What is Epididymitis?

Epididymitis means there is inflammation or pain of the epididymis, which is the coiled tube located on the back, inside of the testicle. This swelling can be acute (sudden) or chronic (long-term), and most of the time is caused by a bacterial infection or also by a sexually transmitted infection. Chronic epididymitis usually develops over a day or two with symptoms being less severe than acute epididymitis. Also, urinary symptoms will not be present with chronic epididymitis as they are with an acute condition. Epididymitis can be diagnosed in males of all ages, but mostly in adult-aged males.

Symptoms of Epididymitis

Symptoms of epididymitis may include (but are not limited to):

  • A swollen, red or warm scrotum
  • Testicle pain and tenderness, usually on one side
  • Painful urination or an urgent or frequent need to urinate (not common in chronic cases)
  • Discharge from the penis
  • Pain or discomfort in the lower abdomen or pelvic area
  • Blood in the semen
  • Fever (less common)


Gonorrhea and chlamydia are the most common causes of epididymitis in young, sexually active men.

Other infections

Bacteria from a urinary tract or prostate infection might spread from the infected site to the epididymis. Also, viral infections, such as the mumps virus, can result in epididymitis.

Urine in the epididymis (chemical epididymitis)

This condition occurs when urine flows backward into the epididymis, possibly because of heavy lifting or straining.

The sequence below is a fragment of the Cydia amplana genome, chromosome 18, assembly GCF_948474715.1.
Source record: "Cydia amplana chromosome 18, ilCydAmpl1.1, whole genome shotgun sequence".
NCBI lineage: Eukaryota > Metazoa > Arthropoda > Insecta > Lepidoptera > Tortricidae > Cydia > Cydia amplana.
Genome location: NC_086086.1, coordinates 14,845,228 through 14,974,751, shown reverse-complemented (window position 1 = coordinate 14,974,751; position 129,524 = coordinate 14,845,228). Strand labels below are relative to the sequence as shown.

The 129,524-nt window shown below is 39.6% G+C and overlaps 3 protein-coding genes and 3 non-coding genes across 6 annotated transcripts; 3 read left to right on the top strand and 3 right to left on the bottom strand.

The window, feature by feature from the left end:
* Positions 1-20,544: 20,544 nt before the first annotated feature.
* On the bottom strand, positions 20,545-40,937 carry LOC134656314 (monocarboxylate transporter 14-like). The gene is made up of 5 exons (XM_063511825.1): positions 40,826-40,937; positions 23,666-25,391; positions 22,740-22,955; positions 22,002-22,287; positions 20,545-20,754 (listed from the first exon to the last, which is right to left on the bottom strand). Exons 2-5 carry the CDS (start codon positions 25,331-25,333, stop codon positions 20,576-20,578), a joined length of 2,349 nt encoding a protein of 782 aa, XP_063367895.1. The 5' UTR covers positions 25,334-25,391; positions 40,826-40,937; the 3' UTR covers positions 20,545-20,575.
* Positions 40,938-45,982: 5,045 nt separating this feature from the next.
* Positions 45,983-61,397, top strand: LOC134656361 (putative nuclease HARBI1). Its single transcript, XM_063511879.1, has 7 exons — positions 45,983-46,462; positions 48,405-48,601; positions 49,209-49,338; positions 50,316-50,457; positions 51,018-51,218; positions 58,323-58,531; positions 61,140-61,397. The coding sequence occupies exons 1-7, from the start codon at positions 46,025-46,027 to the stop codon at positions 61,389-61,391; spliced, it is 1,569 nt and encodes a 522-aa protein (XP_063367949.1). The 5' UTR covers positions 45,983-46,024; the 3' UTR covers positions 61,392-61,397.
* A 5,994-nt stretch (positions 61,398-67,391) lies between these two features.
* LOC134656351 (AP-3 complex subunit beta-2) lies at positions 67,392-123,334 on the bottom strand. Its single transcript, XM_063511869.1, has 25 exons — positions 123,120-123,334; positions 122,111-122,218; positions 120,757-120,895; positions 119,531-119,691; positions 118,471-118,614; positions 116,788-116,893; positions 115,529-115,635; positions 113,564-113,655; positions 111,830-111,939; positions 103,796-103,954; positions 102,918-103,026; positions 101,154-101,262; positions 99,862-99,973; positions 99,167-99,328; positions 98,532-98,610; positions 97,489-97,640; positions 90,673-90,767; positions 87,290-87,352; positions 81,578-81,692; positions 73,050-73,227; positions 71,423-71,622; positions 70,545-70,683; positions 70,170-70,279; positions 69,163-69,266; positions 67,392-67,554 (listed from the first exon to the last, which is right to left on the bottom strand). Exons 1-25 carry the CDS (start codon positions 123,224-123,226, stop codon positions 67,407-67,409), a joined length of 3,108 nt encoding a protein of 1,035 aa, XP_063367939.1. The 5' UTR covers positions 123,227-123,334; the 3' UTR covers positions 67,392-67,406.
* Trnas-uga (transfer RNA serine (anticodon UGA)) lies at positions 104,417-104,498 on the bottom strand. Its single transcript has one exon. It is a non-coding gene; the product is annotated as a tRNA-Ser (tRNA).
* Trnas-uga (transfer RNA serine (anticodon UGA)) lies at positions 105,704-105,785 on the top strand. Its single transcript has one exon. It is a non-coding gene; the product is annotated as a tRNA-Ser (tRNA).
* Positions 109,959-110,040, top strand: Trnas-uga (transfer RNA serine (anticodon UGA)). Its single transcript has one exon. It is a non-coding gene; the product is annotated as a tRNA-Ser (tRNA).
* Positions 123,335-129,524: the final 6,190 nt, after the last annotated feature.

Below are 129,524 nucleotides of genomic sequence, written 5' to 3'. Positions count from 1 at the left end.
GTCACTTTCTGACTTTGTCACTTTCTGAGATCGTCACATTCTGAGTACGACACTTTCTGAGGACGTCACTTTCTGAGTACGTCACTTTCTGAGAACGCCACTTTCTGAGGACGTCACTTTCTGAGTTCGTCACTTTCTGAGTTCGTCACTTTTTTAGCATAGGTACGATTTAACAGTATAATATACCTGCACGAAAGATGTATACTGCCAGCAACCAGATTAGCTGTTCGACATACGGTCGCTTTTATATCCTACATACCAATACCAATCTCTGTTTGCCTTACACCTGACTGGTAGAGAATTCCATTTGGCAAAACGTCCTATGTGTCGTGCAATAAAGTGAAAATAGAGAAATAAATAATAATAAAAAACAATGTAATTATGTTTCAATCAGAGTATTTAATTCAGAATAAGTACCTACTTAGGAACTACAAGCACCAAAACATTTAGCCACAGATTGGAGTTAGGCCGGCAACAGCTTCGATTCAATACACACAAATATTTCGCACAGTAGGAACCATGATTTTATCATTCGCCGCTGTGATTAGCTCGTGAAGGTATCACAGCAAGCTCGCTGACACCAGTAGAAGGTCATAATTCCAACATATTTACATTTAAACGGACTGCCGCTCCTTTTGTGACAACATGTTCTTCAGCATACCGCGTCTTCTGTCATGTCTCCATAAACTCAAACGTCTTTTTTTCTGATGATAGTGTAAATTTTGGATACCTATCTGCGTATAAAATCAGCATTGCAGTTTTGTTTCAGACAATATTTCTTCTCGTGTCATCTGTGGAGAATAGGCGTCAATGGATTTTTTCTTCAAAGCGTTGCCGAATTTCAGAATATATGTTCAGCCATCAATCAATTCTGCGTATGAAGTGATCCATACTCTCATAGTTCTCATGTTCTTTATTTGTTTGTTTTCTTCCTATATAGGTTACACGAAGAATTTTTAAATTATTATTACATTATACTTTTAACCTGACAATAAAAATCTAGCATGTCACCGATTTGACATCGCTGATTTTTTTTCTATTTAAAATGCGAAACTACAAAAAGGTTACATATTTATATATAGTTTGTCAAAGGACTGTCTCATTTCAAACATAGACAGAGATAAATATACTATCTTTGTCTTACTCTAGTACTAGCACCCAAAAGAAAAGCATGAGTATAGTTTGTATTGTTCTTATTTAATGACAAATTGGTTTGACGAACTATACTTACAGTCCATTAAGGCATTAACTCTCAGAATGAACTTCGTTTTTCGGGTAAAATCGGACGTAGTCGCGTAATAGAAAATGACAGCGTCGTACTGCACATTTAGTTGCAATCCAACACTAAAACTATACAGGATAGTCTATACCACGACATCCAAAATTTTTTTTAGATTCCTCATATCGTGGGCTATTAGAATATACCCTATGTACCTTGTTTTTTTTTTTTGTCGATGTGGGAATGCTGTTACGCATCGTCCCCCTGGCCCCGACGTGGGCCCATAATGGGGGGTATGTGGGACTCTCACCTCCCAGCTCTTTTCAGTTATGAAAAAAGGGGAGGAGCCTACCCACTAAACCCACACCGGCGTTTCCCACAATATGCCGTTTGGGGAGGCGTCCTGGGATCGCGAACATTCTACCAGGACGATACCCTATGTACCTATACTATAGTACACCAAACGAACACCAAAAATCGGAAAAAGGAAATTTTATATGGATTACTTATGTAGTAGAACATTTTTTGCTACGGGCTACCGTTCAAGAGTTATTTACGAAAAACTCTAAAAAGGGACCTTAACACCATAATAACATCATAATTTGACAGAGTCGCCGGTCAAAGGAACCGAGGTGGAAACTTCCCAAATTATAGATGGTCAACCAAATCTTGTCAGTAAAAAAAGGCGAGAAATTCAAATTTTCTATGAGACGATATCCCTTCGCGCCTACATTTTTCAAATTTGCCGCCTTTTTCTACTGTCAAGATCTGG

A groin injury can cause epididymitis.


Rarely, epididymitis can be caused by tuberculosis infection.

Diagnosing Epididymitis

Your urologist will request to test a urine sample at your visit. In acute epididymitis the urine is often infected. In chronic epididymitis the urine typically is not infected. Your urologist may also want to look more closely at the testicle by requesting an ultrasound image. Ultrasound is a non-invasive and radiation-free test that uses sound waves to make a picture. An ultrasound can look at the blood flow in the epididymis, provide a picture to the inside of the testis and see other changes in that area of the body.

Treating Epididymitis

For acute epididymitis, the treatment usually includes a 1-2 week course of antibiotics. Your urologist will need to use the culture from the urine sample to best match the type of antibiotic to prescribe with the type of bacteria found in the urine. To help blood flow, lower swelling and pain, and increase healing, try to elevate the scrotum above the heart. Getting enough rest, drinking lots of fluids as well as icing the scrotum intermittently will also be helpful for a faster recovery.